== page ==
Take the 2-minute tour ×
Stack Overflow is a question and answer site for professional and enthusiast programmers. It's 100% free, no registration required.

I made the following program

#include <iostream>
#include <typeinfo>
template<class T>
struct Class
{
    template<class U>
    void display(){

        std::cout<<typeid(U).name()<<std::endl;
        return ;
    }

};


template<class T,class U>
void func(Class<T>k)
{
    k.display<U>(); 

}

int main()
{
    Class<int> d;
    func<int,double>(d);
}

The above program doesn not compile because display() is a template member function so a qualification of .template before display() must be done. Am I right?

But when I made the following program

#include <iostream>
#include <typeinfo>

template<typename T>
class myClass
{
    T dummy;
    /*******/
public:
    template<typename U>
    void func(myClass<U> obj);

};

template<typename T>
template<typename U>

void myClass<T>::func(myClass<U> obj)
{
    std::cout<<typeid(obj).name()<<std::endl;
}
template<class T,class U>
void func2(myClass<T>k)
{
    k.template func<U>(k); //even it does not compile

}
int main()
{
    myClass<char> d;
    func2<char,int>(d);
    std::cin.get();
}

Why k.func<char>(k); does not compile even after giving a .template construct?

share|improve this question
    
A full and complete answer to this question can be found in the Comeau C++ Templates FAQ entry, "What is the ->template, .template and ::template syntax about?". –  James McNellis Aug 17 '10 at 3:52
1  
I'm stuck… §5.2.5/1 says "A postfix expression followed by a dot . or an arrow ->, optionally followed by the keyword template (14.8.1), and then followed by an id-expression, is a postfix expression." But 14.8.1 appears to be unrelated, aside from describing how C++ is able to resolve member function templates without the keyword. Where is this keyword specified? –  Potatoswatter Aug 17 '10 at 4:01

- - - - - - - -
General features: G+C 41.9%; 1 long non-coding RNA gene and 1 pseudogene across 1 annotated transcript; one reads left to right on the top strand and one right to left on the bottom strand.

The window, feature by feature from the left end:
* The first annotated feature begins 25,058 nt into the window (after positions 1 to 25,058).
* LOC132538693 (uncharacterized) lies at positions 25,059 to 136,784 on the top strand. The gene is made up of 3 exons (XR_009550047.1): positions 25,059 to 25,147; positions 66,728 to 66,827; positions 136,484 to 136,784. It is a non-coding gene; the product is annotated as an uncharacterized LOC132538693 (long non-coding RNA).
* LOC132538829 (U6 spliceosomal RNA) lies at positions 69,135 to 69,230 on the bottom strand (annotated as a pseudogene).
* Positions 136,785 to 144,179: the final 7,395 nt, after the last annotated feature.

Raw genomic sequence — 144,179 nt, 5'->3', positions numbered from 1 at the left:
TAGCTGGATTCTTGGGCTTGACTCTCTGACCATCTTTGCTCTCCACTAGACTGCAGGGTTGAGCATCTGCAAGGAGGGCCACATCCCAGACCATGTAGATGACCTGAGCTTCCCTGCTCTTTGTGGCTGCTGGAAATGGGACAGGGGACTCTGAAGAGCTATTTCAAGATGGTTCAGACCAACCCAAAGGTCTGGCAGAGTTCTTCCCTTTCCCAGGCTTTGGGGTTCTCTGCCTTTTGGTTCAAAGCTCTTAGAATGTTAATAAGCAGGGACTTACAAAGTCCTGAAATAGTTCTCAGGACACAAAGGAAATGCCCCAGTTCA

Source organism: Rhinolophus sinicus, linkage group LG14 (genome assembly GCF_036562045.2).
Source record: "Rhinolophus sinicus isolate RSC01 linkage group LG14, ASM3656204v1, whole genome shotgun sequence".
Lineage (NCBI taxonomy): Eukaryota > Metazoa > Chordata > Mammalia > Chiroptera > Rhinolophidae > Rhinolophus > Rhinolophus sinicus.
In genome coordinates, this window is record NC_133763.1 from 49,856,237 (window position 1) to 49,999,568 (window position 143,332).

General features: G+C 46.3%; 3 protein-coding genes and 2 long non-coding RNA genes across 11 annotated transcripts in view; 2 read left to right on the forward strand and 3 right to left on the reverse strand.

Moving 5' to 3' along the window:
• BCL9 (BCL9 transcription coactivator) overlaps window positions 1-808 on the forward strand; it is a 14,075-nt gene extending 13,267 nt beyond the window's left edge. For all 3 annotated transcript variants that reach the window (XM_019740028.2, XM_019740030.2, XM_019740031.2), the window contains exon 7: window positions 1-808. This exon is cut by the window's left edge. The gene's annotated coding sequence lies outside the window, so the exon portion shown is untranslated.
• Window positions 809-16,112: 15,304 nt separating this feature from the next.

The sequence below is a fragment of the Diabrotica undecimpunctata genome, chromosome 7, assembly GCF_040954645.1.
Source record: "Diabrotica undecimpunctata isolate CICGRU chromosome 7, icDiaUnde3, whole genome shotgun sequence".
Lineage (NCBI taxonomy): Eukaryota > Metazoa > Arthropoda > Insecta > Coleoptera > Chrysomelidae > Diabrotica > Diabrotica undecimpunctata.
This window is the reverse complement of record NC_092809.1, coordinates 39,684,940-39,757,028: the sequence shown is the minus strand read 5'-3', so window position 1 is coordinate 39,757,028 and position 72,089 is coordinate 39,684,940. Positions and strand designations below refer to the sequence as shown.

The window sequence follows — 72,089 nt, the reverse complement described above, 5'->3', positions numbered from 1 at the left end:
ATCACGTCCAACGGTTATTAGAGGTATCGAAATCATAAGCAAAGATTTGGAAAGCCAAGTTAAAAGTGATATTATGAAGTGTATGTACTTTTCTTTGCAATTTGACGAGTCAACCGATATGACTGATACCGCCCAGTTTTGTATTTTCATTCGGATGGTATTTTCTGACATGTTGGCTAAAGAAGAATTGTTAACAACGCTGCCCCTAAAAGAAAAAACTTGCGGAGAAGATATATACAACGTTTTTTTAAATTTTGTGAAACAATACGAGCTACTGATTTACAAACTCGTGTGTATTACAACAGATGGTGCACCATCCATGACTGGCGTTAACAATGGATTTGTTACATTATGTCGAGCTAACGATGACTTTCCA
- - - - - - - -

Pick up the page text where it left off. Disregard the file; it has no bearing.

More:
@Potatoswatter: The keyword is specified in §2.11 Table 3, of course. ;-) (On a more serious note, that's a good question). –  James McNellis Aug 18 '10 at 4:07

4 Answers 4

up vote 5 down vote accepted

The < symbol means both "less than" and "begin template arguments." To distinguish between these two meanings, the parser must know whether the preceding identifier names a template or not.

For example consider the code

template< class T >
void f( T &x ) {
    x->variable < T::constant < 3 >;
}

Either T::variable or T::constant must be a template. The function means different things depending which is and which isn't:

  1. either T::constant gets compared to 3 and the Boolean result becomes a template argument to T::variable<>
  2. or T::constant<3> gets compared to x->variable.

The to disambiguate, the template keyword is required before either variable or constant. Case 1:

template< class T >
void f( T &x ) {
    x->template variable < T::constant < 3 >;
}

Case 2:

template< class T >
void f( T &x ) {
    x->variable < T::template constant < 3 >;
}

It would be kind of nice if the keyword were only required in actual ambiguous situations (which are kind of rare), but it makes the parser much easier to write and it prevents such problems from catching you by surprise.

For standardese, see 14.2/4:

When the name of a member template specialization appears after . or -> in a postfix-expression, or after nested-name-specifier in a qualified-id, and the postfix-expression or qualified-id explicitly depends on a template-parameter (14.6.2), the member template name must be prefixed by the keyword template. Otherwise the name is assumed to name a non-template.

share|improve this answer
    
+1 for the first example: that is a really great code snippet for demonstrating the context sensitivity of the C++ grammar and why these keywords are needed. –  James McNellis Aug 18 '10 at 4:45

Section 5.1 of C++ Templates explains this construct in detail

The below function has a problem

template<class T,class U> 
void func2(myClass<T> k) 
{ 
    k.template func<U>(k); //even it does not compile 

} 

Here T = char and U = int

myclass<char>::func<int>(myclass<char>) 

is being called. However such a function does not exist

Even though in normal circumstances 'char' is convertible to 'int', this does not hold good for explicitly specified template arguments

share|improve this answer

The standard requires the template or typename keywords to disambiguate things that depend on the template context.

share|improve this answer

The first example compiles and runs fine for me in VS 2010.

share|improve this answer

Your Answer

 
discard

By posting your answer, you agree to the privacy policy and terms of service.

Not the answer you're looking for? Browse other questions tagged or ask your own question.